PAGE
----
Falling For Jack
When Bryony met Jack…and MaddyJack Morgan had tried for three months to win the loving trust of his small daughter, Maddy–he hadn't seen her since she was a baby. The only crack in resistance was her love for Jack's champion collie. But when a small schnauzer hurtled into the showring on the collie's big day, Maddy became distraught.Bryony Lester had been so busy falling for Jack that she hadn't kept an eye on her dog. She had to make amends somehow. Fortunately Jack and Maddy were prime candidates for Bryony's boundless affection–and how could Jack resist the only woman who could make Maddy smile…?DADDY BOOMWho says bachelors and babies don't mix?
He shouldn’t be here (#u1fe76b81-7cf1-52d7-b83c-6373005afb93)About the Author (#u5e75b229-53ef-5601-9eb1-648e5ef4dcff)Title Page (#u5667ac6c-2212-5748-812d-401c6f64837c)CHAPTER ONE (#u6ff08342-841f-5ec9-b9a7-9d9e631e0508)CHAPTER TWO (#ue94f783e-73c5-53f6-a269-14ca050d8e87)CHAPTER THREE (#ub5cf233a-727f-5f84-b17a-c15eadcc2d05)CHAPTER FOUR (#litres_trial_promo)CHAPTER FIVE (#litres_trial_promo)CHAPTER SIX (#litres_trial_promo)CHAPTER SEVEN (#litres_trial_promo)CHAPTER EIGHT (#litres_trial_promo)CHAPTER NINE (#litres_trial_promo)CHAPTER TEN (#litres_trial_promo)CHAPTER ELEVEN (#litres_trial_promo)CHAPTER TWELVE (#litres_trial_promo)Copyright (#litres_trial_promo)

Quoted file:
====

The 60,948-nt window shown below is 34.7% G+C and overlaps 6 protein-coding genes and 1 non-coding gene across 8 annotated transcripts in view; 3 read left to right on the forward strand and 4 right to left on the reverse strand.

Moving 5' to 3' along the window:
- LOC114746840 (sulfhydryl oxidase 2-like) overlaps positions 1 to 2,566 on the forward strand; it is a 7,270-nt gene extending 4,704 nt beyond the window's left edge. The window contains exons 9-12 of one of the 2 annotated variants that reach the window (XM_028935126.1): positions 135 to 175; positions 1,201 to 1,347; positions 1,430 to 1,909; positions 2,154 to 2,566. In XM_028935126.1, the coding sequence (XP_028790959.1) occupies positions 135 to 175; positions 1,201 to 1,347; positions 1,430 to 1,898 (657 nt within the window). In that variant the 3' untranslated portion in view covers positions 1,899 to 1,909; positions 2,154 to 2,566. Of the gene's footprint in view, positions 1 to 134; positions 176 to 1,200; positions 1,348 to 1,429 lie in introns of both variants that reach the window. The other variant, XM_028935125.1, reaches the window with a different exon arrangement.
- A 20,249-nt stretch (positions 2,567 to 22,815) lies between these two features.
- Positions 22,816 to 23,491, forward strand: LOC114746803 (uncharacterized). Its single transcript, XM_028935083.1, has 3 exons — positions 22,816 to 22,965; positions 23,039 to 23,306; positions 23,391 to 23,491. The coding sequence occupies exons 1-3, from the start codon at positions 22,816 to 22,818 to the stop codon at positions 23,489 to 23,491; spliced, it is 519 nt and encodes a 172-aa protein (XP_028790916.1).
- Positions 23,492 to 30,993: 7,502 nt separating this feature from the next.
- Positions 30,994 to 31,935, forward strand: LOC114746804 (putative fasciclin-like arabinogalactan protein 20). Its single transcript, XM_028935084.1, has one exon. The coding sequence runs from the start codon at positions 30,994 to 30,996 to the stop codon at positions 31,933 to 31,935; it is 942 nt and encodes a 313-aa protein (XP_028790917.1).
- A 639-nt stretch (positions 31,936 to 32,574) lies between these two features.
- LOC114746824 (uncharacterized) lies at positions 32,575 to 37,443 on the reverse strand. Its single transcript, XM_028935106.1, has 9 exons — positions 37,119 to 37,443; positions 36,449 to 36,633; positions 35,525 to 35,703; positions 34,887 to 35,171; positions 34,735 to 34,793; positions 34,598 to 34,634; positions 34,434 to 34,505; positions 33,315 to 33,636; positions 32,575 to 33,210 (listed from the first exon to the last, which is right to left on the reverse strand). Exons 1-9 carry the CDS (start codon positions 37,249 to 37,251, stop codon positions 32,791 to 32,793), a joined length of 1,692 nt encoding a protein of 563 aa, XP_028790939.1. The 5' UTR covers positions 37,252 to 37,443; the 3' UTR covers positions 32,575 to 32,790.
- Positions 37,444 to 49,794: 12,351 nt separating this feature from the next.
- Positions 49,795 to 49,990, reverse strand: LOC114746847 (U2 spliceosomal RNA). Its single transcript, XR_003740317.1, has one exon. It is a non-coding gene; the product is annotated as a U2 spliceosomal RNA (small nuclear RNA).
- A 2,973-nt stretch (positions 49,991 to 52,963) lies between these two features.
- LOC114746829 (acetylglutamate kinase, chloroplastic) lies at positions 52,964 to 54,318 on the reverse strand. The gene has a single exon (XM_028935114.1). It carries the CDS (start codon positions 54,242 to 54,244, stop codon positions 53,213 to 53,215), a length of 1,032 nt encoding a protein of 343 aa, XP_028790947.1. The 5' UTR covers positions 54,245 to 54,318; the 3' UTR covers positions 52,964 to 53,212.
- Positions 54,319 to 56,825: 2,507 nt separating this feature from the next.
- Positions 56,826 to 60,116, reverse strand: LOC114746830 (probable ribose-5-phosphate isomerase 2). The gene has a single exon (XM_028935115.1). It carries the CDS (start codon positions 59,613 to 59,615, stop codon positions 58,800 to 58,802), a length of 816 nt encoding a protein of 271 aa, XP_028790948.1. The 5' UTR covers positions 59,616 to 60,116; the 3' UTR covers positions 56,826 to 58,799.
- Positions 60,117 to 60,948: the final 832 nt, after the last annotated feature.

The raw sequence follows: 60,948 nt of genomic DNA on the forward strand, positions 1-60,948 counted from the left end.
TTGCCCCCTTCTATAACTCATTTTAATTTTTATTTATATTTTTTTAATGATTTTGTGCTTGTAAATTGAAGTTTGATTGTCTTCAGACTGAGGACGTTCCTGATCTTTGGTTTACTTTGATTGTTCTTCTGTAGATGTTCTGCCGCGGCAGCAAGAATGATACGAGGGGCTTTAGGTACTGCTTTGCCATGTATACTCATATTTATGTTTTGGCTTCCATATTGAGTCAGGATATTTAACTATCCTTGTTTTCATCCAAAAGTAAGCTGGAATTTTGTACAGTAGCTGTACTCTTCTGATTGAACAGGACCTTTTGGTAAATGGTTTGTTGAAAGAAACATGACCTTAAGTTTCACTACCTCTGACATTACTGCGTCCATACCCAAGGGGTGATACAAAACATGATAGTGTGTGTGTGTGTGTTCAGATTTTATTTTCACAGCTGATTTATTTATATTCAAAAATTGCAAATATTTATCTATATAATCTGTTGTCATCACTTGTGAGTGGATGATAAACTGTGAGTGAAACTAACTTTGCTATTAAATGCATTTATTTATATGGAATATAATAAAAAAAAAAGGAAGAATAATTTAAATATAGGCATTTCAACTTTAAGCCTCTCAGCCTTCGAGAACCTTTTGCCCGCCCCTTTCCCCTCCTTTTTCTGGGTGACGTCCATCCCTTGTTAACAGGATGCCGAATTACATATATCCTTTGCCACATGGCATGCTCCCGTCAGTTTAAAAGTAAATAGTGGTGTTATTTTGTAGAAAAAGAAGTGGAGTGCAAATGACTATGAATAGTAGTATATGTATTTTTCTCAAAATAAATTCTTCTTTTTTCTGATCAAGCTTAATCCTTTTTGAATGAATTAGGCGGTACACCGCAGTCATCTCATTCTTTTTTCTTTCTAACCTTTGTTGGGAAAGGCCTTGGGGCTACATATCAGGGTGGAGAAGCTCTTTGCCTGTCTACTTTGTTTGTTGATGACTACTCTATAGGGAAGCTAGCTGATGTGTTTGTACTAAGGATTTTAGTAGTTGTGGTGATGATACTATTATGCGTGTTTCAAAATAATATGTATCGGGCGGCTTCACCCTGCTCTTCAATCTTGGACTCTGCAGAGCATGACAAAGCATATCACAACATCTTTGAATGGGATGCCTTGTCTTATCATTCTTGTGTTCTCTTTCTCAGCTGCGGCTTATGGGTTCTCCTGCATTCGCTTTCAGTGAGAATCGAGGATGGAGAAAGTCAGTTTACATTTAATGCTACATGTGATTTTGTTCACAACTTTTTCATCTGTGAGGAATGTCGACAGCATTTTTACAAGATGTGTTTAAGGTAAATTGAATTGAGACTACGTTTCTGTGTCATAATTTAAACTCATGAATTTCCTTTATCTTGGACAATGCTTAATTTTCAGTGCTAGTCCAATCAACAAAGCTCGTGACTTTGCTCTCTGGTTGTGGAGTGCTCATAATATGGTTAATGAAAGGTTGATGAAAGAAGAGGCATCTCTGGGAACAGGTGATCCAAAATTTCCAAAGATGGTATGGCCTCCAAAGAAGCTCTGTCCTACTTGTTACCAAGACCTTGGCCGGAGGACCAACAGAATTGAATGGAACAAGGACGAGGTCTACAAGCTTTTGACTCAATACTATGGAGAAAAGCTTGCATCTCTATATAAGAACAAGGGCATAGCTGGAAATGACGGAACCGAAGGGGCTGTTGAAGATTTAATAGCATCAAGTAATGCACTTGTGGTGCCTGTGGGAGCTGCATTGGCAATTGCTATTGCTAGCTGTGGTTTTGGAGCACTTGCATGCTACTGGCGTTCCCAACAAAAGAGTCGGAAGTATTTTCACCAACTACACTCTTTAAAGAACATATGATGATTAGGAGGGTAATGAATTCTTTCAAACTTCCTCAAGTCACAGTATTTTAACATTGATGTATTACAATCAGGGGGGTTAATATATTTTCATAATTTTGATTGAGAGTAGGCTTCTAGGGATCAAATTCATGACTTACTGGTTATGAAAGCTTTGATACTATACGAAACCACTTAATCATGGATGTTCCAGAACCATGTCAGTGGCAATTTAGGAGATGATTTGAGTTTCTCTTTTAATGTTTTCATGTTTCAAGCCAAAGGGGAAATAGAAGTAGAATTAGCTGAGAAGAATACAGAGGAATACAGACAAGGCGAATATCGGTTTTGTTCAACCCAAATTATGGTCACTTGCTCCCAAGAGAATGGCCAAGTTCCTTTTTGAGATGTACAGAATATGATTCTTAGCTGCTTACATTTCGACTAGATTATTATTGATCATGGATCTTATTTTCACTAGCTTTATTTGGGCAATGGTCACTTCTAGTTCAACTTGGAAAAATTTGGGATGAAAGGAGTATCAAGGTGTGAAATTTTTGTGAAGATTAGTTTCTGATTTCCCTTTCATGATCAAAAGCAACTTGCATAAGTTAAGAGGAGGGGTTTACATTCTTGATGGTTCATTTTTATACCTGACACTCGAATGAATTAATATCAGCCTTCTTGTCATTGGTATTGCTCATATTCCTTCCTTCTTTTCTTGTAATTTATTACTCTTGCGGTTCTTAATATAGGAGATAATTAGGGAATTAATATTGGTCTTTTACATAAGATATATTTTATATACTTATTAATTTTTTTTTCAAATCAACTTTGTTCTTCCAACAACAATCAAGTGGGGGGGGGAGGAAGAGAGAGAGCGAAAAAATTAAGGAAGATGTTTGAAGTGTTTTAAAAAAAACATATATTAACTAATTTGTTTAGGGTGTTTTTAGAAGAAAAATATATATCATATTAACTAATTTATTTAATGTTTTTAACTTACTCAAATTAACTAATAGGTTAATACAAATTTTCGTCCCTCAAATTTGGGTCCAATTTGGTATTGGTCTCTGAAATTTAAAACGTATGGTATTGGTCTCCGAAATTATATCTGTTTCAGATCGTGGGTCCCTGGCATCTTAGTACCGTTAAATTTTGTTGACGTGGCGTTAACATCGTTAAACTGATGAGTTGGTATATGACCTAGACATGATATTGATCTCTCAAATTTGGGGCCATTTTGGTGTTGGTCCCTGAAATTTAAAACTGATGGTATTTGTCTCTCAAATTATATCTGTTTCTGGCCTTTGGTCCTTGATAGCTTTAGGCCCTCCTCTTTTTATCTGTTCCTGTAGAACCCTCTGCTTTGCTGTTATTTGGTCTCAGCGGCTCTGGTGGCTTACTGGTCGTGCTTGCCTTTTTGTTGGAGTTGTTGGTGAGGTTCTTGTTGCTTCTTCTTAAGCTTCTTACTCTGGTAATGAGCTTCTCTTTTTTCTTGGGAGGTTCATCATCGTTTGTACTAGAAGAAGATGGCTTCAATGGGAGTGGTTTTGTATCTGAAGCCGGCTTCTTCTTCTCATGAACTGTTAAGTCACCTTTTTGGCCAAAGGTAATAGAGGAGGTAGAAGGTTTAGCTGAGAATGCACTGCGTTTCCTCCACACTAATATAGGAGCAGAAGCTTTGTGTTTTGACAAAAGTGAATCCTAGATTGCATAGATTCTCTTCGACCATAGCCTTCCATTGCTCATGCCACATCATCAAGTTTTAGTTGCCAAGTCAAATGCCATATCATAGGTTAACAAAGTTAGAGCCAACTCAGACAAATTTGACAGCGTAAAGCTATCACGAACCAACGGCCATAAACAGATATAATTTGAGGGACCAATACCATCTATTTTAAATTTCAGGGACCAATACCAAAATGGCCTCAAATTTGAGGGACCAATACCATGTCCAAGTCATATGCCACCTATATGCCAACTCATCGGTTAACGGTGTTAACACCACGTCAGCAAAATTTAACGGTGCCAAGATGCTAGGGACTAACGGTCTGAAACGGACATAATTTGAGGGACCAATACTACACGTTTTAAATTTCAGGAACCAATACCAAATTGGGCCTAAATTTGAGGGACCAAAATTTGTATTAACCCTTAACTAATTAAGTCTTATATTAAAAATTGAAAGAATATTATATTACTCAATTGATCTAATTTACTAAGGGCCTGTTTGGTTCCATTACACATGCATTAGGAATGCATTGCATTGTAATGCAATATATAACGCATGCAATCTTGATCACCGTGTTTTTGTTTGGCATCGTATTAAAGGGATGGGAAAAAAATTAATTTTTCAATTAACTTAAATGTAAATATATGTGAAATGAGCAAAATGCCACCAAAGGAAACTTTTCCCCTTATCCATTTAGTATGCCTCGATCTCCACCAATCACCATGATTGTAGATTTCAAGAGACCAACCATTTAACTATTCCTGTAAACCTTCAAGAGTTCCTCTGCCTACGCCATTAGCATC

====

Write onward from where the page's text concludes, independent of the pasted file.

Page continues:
He shouldn’t be here
This woman was beautiful. This woman was intelligent and funny. This woman was eccentric. This woman was engaged to another man.
He should get out of here—right now. But his daughter had come alive. Maddy had been with him for three months now and she’d been flat and listless and disinterested the whole time.
And Bryony had made her laugh. You could forgive a lot in a woman who made your daughter laugh.
Trisha David is a country girl, born on a southeast Australian dairy farm. She moved on—mostly because the cows just weren’t interested in her stories! Married to a “very special doctor,” Trisha writes medical romances as Marion Lennox and Harlequin Romance
books as Trisha David. In her other life she cares for kids, cats, dogs, chickens and goldfish. She travels, she fights her rampant garden (she’s losing) and her house dust (she’s lost!)—oh, and she teaches statistics and computing to undergraduates at her local university.
Falling for Jack
JACK MORGAN was a farmer who had spent six years trying to remove emotion from his life.
He had failed. Maddy was watching from the ringside, and the love he felt for her was almost overwhelming. And in the ring there was Jessica—and who wouldn’t fall for Jessica?